Tom

Portions of this first article (from the American Journal of Otolaryngology) said:

    
Ear Research Foundation, 1901 Floyd Street, Sarasota, FL USA

To present the outcomes of two patients (three ears) with hyperacusis treated with round and oval window reinforcement.

Results

Two patients (three ears) underwent surgery. Results from the hyperacusis questionnaire improved by 21 and 13 points, respectively. Except for a mild loss in the high frequencies, no change in hearing was noted post-operatively. Both patients reported no negative effects from surgery, marked improvement in ability to tolerate noise, and would recommend the procedure to others. There were no complications.

Conclusions

Round and oval window reinforcement is a minimally invasive option for treating hyperacusis when usual medical therapies fail. Further studies are needed to evaluate the effectiveness of the procedure in reducing noise intolerance.

 
American Journal of Otolaryngology

_______________________________________________


2nd such article (this one from "Journal of Laryngology & Otologyis") and from the United Kingdom is below):

Its key paragraph to me is:

(Conclusion: Blocking of the round window can be used to control symptoms of superior semicircular canal dehiscence syndrome in patients who present solely with symptoms of conductive hyperacusis. This technique provides an alternative to resurfacing techniques. The procedure is simple to perform, reversible and can be undertaken as day-case surgery.)

  It says: "The procedure is simple to perform, reversible and can be undertaken as day-case surgery."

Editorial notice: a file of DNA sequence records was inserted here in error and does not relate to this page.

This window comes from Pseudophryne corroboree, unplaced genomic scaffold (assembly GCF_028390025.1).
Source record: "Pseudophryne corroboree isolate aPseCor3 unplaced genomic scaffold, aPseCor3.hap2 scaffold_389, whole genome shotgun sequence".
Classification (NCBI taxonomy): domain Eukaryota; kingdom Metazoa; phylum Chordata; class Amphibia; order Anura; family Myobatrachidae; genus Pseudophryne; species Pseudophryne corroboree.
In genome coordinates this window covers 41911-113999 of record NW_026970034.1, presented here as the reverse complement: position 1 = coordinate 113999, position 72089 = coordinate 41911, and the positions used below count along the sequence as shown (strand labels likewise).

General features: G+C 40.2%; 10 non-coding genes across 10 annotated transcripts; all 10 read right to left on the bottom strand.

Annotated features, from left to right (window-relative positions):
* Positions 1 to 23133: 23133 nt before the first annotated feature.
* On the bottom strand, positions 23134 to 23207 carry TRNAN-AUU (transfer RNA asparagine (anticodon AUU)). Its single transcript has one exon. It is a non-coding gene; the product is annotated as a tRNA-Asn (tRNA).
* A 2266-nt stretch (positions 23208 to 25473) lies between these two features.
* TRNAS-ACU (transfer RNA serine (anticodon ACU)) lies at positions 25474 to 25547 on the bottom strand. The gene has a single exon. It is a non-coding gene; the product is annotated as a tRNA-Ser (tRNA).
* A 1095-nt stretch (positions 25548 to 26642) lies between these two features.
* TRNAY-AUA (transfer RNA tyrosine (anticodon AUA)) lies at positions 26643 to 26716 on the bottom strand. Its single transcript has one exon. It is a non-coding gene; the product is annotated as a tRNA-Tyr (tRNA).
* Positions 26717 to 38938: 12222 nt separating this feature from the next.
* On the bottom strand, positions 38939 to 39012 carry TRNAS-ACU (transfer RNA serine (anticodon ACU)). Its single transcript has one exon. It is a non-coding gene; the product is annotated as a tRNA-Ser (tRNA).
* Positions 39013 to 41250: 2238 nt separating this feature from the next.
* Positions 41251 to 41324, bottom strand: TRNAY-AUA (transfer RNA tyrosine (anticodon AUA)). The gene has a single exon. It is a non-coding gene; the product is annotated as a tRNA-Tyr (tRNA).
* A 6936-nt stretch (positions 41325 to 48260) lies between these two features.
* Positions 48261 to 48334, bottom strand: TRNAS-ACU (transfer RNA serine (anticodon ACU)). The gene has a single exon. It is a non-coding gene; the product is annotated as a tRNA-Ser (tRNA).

More of this 2nd article is below:

The Journal of Laryngology & Otology

A Nikkar-Esfahania1, D Whelana1 and A Banerjeea1 c1

a1 Department of Otolaryngology, James Cook University Hospital, Middlesbrough, UK

Abstract

Background: Conductive hyperacusis in superior semicircular canal dehiscence syndrome occurs due to the presence of a ‘third window’ created by the dehiscence. Reversible blocking of the round window can, in theory, cause a reduction in the compression-related volume displacement, and thereby minimise symptoms of conductive hyperacusis. This study describes a technique of permeatal blocking of the round window.

Method: The tympanomeatal flap is elevated and the round window niche is identified. The round window membrane is subsequently identified and occluded with bone wax, muscle and fascia, in three separate layers. Finally, the tympanomeatal flap is reflected, and an ear wick is inserted.

Results: Two patients who underwent the procedure reported a reduction in symptoms. Importantly, no Tullio phenomenon was reported post-operation.

Conclusion: Blocking of the round window can be used to control symptoms of superior semicircular canal dehiscence syndrome in patients who present solely with symptoms of conductive hyperacusis. This technique provides an alternative to resurfacing techniques. The procedure is simple to perform, reversible and can be undertaken as day-case surgery.

(Accepted September 17 2012)

(Online publication June 04 2013)